We discovered that both of us had suffered and both of us had longed to find meaning. Our language was completely different. He talked about finding community and I talked about finding God. But we realized that we were limited by human language. In the end, there is only One, One something greater than ourselves that all of us are searching for. And somehow, as we shared our stories, that One was present. And neither of us felt lonely.

Share your story! Help us to create a community of communities – amovement of a million and a half Reform Jews, listening, caring, and finding meaning ineach other’s words. Submit your stories to the Sacred Conversations project for possible inclusion on the RJ Blog.

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Art Grand

About Art Grand

Art Grand is immediate past chair of the Commission on Worship, Music, and Religious Living. He is past president of Temple Or Rishon in Orangevale, CA. Art if proud of is wife, who recently completed her PhD, his son who is a PhD candidate and his daughter who is a majoring in political science at UC San Diego.

2 Responses to “Finding God, Finding Community, Finding Meaning”

  1. avatar

    I admire and envy Art’s sense of the sacred, even though I am one of those Jews who is more in tune with finding — and creating — community than in finding an invisible, unknowable, unfathomable God. In keeping with the old story, Art comes to the synagogue to talk to God, and I come to talk to Art.
    I still remember the one-liner Rabbi Zoe Klein shared during the San Diego Biennial — As the kabbalist said to the hot dog vendor, make me one with everything. That quip led me to the insight that our synagogues are Houses of Worship, Houses of Study, and Houses of Gathering — but those are not three things, they are one thing.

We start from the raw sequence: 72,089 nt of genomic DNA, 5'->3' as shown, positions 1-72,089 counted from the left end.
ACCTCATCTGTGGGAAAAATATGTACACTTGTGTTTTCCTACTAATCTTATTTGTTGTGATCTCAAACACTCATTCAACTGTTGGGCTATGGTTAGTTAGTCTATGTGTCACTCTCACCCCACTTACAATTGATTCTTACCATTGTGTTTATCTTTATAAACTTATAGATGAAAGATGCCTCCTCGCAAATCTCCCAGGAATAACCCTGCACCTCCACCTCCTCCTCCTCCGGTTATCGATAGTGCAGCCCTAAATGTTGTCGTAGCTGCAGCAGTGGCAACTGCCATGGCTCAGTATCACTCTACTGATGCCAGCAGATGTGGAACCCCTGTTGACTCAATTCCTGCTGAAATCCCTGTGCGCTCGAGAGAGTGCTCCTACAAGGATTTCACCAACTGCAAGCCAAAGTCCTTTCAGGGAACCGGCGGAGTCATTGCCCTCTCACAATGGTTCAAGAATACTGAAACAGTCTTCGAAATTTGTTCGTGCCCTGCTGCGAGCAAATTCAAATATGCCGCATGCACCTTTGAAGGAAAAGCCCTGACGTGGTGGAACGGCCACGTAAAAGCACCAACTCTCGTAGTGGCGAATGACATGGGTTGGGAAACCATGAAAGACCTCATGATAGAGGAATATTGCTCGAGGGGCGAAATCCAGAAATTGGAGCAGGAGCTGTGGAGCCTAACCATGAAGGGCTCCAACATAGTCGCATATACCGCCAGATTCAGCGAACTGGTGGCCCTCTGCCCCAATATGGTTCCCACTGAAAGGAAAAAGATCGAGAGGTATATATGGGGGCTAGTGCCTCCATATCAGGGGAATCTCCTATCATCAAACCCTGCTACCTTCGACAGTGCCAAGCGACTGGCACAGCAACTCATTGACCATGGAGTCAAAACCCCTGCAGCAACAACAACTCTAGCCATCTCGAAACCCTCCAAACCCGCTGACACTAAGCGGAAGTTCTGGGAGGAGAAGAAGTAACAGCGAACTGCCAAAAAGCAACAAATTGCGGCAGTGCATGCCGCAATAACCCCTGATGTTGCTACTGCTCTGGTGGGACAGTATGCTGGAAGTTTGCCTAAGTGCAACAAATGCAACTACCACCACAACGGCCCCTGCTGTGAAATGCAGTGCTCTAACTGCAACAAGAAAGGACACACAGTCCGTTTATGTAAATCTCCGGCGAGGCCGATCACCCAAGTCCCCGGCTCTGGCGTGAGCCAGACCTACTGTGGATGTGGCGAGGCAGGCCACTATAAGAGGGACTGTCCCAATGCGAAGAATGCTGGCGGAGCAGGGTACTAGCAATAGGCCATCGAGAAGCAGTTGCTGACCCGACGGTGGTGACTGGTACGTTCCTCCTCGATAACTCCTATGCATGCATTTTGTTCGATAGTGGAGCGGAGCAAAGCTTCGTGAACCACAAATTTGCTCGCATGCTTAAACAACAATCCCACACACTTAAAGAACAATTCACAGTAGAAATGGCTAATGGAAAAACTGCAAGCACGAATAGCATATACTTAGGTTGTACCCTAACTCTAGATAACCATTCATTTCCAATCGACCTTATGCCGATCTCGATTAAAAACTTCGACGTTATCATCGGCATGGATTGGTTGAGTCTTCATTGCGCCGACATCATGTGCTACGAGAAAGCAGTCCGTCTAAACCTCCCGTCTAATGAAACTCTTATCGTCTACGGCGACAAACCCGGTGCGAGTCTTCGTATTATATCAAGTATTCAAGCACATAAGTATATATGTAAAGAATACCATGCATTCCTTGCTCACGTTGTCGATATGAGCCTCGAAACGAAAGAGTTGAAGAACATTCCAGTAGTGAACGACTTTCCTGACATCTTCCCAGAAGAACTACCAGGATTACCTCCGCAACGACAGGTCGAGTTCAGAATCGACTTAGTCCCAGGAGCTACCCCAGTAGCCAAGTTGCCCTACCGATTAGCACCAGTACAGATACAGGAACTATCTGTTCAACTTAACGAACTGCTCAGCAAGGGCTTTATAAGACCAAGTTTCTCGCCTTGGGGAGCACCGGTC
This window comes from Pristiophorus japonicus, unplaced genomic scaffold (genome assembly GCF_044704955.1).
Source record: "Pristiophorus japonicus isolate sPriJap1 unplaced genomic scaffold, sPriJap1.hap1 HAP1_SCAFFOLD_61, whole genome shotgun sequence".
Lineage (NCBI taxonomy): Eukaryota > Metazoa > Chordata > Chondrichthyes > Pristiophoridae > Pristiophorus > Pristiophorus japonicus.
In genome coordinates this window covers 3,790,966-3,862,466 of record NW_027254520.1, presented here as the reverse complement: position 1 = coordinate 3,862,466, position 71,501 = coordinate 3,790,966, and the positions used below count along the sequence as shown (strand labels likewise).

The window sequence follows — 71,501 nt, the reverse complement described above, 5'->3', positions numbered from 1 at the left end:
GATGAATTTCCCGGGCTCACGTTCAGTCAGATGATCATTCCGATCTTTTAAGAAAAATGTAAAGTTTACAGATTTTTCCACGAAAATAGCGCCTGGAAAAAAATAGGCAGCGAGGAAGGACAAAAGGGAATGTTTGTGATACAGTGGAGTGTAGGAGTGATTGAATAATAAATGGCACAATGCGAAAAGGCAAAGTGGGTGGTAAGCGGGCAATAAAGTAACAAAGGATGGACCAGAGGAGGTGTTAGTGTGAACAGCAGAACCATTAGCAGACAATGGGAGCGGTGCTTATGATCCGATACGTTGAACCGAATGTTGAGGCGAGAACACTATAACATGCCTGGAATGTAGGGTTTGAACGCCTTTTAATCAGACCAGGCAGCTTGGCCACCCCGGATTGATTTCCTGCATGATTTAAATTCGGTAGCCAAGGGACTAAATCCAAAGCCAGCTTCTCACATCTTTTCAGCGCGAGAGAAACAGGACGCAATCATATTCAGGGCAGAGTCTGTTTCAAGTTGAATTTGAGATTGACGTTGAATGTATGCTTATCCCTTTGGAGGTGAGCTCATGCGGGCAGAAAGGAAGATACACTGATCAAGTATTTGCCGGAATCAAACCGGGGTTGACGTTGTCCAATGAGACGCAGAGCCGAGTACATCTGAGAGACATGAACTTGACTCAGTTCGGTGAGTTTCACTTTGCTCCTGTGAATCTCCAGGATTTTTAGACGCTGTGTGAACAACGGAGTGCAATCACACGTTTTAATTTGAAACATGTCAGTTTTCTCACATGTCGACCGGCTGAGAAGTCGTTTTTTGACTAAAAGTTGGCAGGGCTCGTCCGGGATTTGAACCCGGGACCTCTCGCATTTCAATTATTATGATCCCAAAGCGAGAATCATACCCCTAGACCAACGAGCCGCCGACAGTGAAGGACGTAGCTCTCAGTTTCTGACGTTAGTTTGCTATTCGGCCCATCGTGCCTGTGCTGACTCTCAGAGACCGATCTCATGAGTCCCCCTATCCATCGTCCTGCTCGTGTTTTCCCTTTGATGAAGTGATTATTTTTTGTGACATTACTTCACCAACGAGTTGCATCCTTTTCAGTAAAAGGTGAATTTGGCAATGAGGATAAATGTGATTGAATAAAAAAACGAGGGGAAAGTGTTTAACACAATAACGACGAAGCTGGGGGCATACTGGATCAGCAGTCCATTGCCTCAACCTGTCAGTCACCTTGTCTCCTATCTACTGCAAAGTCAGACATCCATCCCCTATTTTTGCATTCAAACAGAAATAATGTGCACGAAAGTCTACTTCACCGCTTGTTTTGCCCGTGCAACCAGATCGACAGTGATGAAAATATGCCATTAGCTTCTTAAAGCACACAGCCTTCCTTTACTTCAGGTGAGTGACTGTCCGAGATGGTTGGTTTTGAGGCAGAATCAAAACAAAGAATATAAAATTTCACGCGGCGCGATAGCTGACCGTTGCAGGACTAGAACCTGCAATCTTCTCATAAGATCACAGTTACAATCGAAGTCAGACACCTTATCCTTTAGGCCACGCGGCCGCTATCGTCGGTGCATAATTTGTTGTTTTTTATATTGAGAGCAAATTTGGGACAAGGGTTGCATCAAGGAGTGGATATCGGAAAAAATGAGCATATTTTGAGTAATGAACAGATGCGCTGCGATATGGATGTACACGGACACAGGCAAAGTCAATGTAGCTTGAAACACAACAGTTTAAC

The corollary to that, as Art teaches, is that one person finds his route to the sacred in text and prayer, and another in playing softball with his shul-mates. Or as my rabbi Fred Schwartz z”l always taught us, Don’t scorn the inferior motivation. Im lo lishma, ba lishma. Something may begin for a mundane purpose, but the sacred enters it.
    Finally, everyone who is actively involved in synagogue life owes it to himself or herself, and to the congregation, to read Rabbi Lawrence Kushner’s article, The Tent-Peg Business. http://urj.org/worship/worshipwithjoy/letuslearn/s17tentpeg/ and especially its coda from Ituray Torah — Moreover, the one who made the Holy Ark itself was unable to feel superior to the one who had only made the courtyard tent pegs.

  2. avatar

    Thank you so much for posting this, Art. It was deeply moving. I connected to it on a few levels: for one thing, I also had a somewhat unpleasant childhood which I feel has equipped me with the sensitivity, empathy, and compassion required of a Jewish leader. I went through a non-theistic period as a direct result of my experience. When I got over it, though, God did indeed touch me and begin to pervade my life in unmistakeable ways. As the President of a small, largely apathetic Hillel group at a College with a secularist student body, I particularly appreciate the feeling of being “alone in a room full of Jews”. I have to laugh at myself, though, because when you talked about starting to “think like the Rabbis of old” and complain that “everyone who thinks like you died 2000 years ago”, I immediately thought to myself “Yeah, the same here, except for me it’s about 80 years rather than 2,000!” Those on this forum who know me and my Neo-Classical Reform proclivities will be amused by that quip.
    At any rate, I wish you the best in all your endeavors. I think your congregation was and is lucky to have someone like you in their midst. Kol hakavod!